Thursday, 17 December 2009
Jan van Hogspeuw finds Beauty
Adriaen Brouwer: Unpleasant Duties of a Father. Oil on panel. 20 x13 cm. Alte Meister Gallerie, Dresden, Germany.
In Larkin's poem, 'The Card Players', "Jan van Hogspeuw staggers to the door /and pisses at the dark". It is, he says at the end of the poem, "the secret bestial place".
The Flemish-born painter, Adriaen Brouwer (1605-1638), who worked mostly in Holland, was just thirty-two when he died and was buried in a common grave. He had been a pupil of Franz Hals. Most of his pictures are very small - though this is one of the smallest - and of this kind, that is to say low-life genre, showing peasants in rough inns, quarelling, fighting, belching, playing cards,tickling each other, reaching under skirts and into codpieces, gobbing, playing music, singing and bawling. It is generally assumed that he spent time in such inns. He certainly never made money. Nevertheless, his work was collected by his contemporaries, Rubens and Rembrandt, who appreciated the sheer beauty of his painting.
Beauty seems an odd word to use when it comes to subjects like his. There were many others working in the field. Adriaen van Ostade (1610-1685) was a fellow student of Hals's. Jan Steen (1626-1679) was of the next generation. Before them all came Pieter Brueghel the Elder (1525-1569) who had painted peasants at weddings and peasants dancing: little squat people kissing, kicking up their heels like jolly asses. And Bosch who, when he was not painting demons, painted passing pedlars and country scenes.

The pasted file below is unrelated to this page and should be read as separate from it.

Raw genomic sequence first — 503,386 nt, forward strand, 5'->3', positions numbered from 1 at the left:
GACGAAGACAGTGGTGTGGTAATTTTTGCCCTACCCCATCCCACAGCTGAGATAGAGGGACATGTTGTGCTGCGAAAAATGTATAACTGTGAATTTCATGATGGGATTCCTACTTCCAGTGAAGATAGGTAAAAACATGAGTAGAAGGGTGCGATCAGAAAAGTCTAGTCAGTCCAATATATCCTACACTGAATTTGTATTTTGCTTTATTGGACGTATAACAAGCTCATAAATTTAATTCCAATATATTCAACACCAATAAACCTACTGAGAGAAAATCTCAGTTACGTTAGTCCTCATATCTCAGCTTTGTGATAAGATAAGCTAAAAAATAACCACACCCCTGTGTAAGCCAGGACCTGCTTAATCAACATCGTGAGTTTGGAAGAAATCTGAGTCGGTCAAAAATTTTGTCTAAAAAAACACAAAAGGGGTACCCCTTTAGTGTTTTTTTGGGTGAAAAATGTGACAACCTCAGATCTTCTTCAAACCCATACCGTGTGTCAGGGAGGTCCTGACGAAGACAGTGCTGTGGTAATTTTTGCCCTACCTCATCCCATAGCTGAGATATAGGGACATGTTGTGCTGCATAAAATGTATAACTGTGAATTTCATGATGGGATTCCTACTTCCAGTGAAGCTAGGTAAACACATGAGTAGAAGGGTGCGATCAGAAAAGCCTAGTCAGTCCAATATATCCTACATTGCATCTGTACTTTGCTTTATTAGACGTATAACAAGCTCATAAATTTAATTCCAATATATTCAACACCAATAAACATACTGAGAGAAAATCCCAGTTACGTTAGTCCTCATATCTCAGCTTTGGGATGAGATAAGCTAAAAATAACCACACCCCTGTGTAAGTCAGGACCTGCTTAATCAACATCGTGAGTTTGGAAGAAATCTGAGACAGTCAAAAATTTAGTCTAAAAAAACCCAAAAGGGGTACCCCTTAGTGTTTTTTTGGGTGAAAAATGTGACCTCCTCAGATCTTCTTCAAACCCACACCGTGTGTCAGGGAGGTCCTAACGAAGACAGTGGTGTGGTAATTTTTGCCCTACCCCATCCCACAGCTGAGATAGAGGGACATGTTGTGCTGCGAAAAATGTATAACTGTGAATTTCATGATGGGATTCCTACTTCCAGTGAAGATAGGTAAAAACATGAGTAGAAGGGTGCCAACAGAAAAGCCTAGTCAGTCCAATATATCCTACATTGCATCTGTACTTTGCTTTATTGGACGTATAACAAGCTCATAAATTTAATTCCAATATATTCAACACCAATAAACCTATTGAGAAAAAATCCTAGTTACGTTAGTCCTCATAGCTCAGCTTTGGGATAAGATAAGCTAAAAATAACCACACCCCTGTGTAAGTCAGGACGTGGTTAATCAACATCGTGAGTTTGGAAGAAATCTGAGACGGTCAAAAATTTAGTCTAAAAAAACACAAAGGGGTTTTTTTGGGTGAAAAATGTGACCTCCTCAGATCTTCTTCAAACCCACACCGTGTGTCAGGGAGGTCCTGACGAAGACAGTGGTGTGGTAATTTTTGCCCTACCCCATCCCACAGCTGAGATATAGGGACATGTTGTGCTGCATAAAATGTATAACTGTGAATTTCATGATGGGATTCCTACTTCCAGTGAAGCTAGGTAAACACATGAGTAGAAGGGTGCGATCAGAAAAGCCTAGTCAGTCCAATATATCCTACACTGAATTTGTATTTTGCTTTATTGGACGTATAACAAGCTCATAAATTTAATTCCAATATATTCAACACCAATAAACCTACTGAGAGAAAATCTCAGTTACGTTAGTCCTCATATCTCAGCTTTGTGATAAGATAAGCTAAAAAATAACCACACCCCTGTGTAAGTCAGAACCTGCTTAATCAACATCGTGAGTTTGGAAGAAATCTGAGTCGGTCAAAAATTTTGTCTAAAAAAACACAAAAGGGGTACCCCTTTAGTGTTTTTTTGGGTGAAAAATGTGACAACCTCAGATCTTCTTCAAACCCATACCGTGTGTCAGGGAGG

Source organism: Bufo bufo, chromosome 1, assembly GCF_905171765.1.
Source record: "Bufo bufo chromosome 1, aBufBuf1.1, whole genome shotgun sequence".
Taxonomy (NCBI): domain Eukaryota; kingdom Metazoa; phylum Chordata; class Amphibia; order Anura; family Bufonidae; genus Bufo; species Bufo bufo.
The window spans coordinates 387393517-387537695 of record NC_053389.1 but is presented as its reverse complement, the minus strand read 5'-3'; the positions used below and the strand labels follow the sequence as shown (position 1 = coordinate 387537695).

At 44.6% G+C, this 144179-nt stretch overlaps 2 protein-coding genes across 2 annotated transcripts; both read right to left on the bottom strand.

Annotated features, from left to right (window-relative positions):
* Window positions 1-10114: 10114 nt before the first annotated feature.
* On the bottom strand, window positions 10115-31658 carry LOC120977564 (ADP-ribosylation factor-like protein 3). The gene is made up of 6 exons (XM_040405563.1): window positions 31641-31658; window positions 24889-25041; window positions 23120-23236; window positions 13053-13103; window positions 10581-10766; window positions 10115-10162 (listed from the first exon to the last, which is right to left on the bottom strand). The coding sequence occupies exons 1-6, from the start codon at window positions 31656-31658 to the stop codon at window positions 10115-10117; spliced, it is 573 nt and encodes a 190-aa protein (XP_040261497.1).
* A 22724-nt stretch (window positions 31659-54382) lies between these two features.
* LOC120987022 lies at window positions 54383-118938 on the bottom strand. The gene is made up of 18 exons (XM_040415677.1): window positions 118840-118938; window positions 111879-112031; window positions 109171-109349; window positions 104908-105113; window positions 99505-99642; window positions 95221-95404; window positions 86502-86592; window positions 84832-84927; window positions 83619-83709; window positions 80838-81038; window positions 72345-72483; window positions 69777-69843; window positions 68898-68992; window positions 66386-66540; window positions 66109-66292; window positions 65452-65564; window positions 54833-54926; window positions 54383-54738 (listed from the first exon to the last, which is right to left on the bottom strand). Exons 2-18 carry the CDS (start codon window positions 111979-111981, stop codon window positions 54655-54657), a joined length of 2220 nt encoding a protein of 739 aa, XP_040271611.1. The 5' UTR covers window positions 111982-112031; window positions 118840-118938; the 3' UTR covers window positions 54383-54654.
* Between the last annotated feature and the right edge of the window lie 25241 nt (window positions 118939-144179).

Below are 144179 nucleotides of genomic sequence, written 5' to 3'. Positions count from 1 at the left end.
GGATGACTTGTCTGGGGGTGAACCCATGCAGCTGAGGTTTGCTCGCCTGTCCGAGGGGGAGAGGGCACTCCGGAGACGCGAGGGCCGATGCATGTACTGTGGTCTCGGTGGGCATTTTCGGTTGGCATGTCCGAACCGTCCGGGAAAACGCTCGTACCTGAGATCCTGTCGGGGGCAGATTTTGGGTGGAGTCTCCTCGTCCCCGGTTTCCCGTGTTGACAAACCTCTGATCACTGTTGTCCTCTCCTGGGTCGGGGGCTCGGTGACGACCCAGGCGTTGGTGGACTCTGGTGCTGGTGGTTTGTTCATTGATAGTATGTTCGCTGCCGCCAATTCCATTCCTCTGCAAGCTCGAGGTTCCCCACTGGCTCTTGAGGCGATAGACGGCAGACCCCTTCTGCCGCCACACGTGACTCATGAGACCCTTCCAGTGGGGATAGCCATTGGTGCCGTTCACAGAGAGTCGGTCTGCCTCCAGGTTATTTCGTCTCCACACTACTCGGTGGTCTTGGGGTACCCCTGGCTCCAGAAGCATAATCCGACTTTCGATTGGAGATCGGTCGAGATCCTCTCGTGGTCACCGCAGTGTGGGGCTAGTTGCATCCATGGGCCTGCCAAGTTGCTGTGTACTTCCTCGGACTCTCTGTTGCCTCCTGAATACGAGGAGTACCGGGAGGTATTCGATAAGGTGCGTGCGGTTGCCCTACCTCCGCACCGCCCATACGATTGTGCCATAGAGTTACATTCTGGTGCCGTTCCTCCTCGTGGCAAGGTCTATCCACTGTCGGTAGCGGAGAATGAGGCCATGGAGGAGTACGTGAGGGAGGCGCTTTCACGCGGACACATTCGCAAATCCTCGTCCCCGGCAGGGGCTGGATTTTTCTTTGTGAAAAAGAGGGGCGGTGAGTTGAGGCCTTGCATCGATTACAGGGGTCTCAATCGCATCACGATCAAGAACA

That is the subject. The vision is not quite the same thing. One could call it realism as opposed to the idealism of the Italians, but it is too comical to be simply realistic. It is knowingly funny. But while Brueghel was the greatest and most comprehensive of these painters - one of the great painters of the world - Brouwer was, though minor by comparison, the more beautiful.
Why were the subjects funny? Why were they subjects at all? Why beautiful? Because in themselves they would not be thought beautiful, if by beauty we mean grace, proportion, and potential for heroic action or heroic languor.
The background to this is too well-known for me crudely to run through it, enough to say that with the advent of Protestantism and the disappearance of the noble patron and the wealthy ecclesiastical patron, the notion of idealised form began to vanish along with the subject of religion. The artist was out on the street, trying to sell his art on the market and in the shop. Artists began to specialise: some in landscape, some in seascape, some in interiors, some in townscapes, some in animals, some in still life and sub-groups of still-life, some in portraits or civic groups, and some in genre scenes, that is to say scenes of apparently ordinary people doing ordinary things. Rembrandt was the one great exception who did everything, even including religious scenes, beginning to define what a humane, Protestant sense of religion, so suspicious of image as idolatry, might find acceptable and inspiring: a new kind of image.